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Journalist recounts mother’s Holocaust ordeal at Yom HaShoah service

David Lee Preston, the guest speaker for this year’s Yom HaShoah program, lights one of nine memorial candles at the service. A journalist and son of survivors, Preston has written extensively about his parents’ experiences. (Community photos by William Beasley)

Down in the dark sewers of Lvov, Poland, Halina Wind Preston, and other Jews hiding from the Nazis, saw and did things that no person should ever have to do.
“A baby was born,” said her son, David Lee Preston, “and had to be suffocated lest its cries give away the group.”
Others, frustrated from hiding below ground, tried to escape to the outside. They were caught … and shot.
But there were also the diaries.
During her time in hiding, Halina Wind Preston filled four notebooks – 167 pages – with poetry and prose, all written in Polish.
Preston discovered his mother’s diaries three years ago while rummaging through a Xerox box filled with her possessions. There they were, in a smaller box, labeled with the Polish word for “sewers.”
An award-winning journalist and assistant city editor for the Philadelphia Media Network, Preston read an excerpt from these unpublished diaries for the first time to some 300 people at the April 11 Yom HaShoah Community Holocaust Commemoration at Bellarmine University.
The excerpt, a poem titled Not All is Gold that Shines, spoke of God, war, change and – his mother’s experience notwithstanding – hope.
Preston, who had spoken here five years earlier at another Yom HaShoah program, said he wanted to share the excerpt in Louisville because he feels a connection to the community.
He said the diaries are being prepared for publication. When published, they will join three cover stories he has written over the years for the Philadelphia Inquirer Sunday magazine about his parents’ experiences in the Holocaust.
“Even as a boy, I knew my mother expected me to chronicle her story,” Preston told the crowd, “but I didn’t know I would have to do it without her.”
Halina Wind Preston died in 1982. Five months after her death, for Mother’s Day, Preston wrote the first of his cover stories about her.
She came from a small town in the Carpathian Mountains. Her parents sent her to Lvov in 1942 to escape the Nazis. She never saw them again.
In Lvov, two sewer workers named Leopold Socha and Stefan Wroblewski hid her and small group of other Jews beneath the city for 14 months, bringing them food, clothing even a prayer book Socha found in the ruins of the Lvov ghetto.
Years later, in 1977, Halina Wind Preston testified at Yad Vashem on behalf of the sewer workers, leading to their designation as Righteous Among the Nations.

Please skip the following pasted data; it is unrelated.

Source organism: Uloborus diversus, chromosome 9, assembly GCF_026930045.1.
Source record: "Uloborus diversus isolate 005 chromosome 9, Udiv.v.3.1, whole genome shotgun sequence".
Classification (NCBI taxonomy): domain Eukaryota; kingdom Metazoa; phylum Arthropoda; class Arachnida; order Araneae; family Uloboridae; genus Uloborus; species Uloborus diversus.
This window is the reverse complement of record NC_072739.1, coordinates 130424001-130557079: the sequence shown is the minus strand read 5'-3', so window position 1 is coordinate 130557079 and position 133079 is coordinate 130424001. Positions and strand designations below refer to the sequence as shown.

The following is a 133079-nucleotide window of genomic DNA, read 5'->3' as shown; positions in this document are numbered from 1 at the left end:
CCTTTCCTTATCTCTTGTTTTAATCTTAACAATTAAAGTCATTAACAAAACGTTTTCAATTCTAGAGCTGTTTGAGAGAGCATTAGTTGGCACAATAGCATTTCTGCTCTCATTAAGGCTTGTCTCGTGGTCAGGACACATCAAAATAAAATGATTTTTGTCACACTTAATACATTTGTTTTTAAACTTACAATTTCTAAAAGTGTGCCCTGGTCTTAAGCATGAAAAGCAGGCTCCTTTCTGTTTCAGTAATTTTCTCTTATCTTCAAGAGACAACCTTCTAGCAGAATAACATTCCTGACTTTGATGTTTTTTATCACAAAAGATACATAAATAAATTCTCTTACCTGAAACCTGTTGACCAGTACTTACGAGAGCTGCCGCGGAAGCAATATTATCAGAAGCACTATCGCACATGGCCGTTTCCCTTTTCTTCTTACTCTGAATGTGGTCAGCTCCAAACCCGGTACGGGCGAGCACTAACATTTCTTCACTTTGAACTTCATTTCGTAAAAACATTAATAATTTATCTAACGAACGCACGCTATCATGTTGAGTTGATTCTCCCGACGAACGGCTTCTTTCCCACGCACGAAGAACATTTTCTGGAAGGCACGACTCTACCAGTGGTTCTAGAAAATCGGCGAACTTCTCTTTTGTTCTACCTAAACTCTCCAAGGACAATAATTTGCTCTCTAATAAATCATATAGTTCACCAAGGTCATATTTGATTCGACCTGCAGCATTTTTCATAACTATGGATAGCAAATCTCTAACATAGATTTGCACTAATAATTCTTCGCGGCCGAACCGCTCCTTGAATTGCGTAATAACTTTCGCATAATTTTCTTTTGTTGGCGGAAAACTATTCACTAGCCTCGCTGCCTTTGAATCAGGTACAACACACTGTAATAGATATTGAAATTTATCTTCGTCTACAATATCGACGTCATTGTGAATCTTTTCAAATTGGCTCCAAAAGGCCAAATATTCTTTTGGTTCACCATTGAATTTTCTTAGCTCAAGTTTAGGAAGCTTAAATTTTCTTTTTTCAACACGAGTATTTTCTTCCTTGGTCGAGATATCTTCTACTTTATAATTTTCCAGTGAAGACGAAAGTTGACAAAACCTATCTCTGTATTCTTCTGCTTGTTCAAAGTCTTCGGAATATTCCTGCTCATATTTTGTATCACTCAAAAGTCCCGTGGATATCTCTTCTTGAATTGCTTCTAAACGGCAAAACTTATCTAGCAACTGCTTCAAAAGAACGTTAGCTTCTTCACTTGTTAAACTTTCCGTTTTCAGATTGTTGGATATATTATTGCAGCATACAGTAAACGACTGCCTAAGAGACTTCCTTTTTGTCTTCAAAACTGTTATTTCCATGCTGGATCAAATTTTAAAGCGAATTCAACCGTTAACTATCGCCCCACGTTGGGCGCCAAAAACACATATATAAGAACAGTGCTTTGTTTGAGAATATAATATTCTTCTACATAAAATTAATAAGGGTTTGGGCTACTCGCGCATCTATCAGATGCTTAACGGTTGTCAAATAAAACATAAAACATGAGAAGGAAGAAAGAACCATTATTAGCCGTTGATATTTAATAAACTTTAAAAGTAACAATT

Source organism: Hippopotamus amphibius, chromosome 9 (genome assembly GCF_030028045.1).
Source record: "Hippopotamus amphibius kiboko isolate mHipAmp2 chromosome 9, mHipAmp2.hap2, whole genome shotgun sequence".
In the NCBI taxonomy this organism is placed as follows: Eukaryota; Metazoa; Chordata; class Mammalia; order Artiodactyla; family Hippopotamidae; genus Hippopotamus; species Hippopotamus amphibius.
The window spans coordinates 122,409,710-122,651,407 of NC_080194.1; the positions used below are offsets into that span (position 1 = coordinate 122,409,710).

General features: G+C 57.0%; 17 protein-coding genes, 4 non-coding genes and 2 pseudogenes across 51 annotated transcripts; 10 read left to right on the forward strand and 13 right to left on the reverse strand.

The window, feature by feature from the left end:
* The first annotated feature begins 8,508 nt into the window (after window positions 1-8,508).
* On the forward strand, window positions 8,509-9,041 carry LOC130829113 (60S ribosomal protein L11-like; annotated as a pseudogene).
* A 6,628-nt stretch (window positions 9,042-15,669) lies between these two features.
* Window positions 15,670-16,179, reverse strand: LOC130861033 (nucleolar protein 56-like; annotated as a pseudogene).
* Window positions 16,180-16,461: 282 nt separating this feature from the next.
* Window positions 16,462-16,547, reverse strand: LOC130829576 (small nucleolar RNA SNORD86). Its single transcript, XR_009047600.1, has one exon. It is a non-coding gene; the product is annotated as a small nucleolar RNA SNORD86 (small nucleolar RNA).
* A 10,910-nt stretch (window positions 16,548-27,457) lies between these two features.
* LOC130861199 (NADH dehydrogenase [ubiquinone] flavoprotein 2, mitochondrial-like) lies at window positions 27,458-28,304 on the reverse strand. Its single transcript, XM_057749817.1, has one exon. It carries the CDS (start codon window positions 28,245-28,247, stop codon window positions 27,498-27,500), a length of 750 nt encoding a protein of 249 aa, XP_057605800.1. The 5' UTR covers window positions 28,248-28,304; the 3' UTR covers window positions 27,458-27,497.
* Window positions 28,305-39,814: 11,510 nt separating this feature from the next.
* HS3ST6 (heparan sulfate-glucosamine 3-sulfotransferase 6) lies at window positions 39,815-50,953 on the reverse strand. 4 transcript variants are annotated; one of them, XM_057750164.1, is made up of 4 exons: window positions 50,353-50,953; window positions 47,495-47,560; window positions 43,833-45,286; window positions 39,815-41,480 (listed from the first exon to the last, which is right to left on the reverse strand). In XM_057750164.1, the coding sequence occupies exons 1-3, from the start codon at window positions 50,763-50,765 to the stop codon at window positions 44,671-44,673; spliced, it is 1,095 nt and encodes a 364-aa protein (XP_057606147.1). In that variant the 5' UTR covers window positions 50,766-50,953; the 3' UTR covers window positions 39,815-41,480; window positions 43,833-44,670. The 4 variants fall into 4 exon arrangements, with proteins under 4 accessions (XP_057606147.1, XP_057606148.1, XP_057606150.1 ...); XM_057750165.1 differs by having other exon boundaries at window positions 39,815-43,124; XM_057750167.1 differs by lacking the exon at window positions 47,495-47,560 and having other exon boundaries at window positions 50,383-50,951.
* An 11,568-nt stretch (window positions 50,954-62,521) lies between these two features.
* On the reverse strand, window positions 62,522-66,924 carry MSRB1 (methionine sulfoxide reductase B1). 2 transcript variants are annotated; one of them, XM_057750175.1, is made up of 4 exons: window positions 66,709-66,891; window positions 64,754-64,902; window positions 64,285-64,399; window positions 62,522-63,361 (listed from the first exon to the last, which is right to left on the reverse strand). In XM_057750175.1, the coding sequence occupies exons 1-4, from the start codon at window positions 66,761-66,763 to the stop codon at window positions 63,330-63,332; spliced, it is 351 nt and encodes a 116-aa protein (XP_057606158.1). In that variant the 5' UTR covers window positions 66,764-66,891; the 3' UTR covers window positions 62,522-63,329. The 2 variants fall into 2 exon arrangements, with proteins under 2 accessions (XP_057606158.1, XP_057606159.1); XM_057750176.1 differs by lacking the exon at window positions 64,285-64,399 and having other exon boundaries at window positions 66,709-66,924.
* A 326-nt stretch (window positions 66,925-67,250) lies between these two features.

Preston’s first story about his mother, A Bird in the Wind, inspired a movie, In Darkness, and an as-yet uncompleted book. He also wrote a piece for CNN.com about his mother’s experience.
Preston used his speech to read from the cover story he wrote about his father George Preston, also a Holocaust survivor — Journey to My Father’s Holocaust. After his mother died, Preston and his father returned to Poland, where they visited all the sites his father had been during his ordeal. The trip led to the story,.
He also wrote a second piece about his mother, her home and family in Poland, and how he became their voice — A story for my mother.
Nine memorial candles were lit at the Yom HaShoah program. Survivors, children of survivors, a widow of a G.I. concentration camp liberator and, appropriately enough, school teachers who have made the Holocaust part of their classroom instruction, kindled the flames.
Preston was among the candle lighters.
The April 11 program came three weeks after the state legislature passed the Ann Klein and Fred Gross Holocaust Education Act, which mandates instruction of the Holocaust and other acts of genocide in Kentucky’s public schools.
Gov. Matt Bevin has since signed the bill.
Fred Whittaker of St. Francis of Assisi Catholic School in Louisville, who spent 13 years lobbying for the act, read a tribute to four survivors from Louisville who died during the past year: Claus Behr, Melvin Goldfarb and John and Renee Rothschild.
This year’s Yom HaShoah commemoration comes as a wave of nationalism sweeps Eastern Europe, threatening to revise history and excuse accomplices to the Nazis in the Holocaust.
Earlier this year, Poland passed a law criminalizing blaming Poles or the country for complicity in Nazi crimes. (The country’s attorney general has since described the law as partly unconstitutional.)
And earlier this month, Hungary reelected its far-right president, Viktor Orban, in a landslide.
Preston addressed this trend in his remarks, warning that such revisionism “distorts” history making it harder to find and teach the truth to future generations.
“We whitewash the past at our own peril,” he said.

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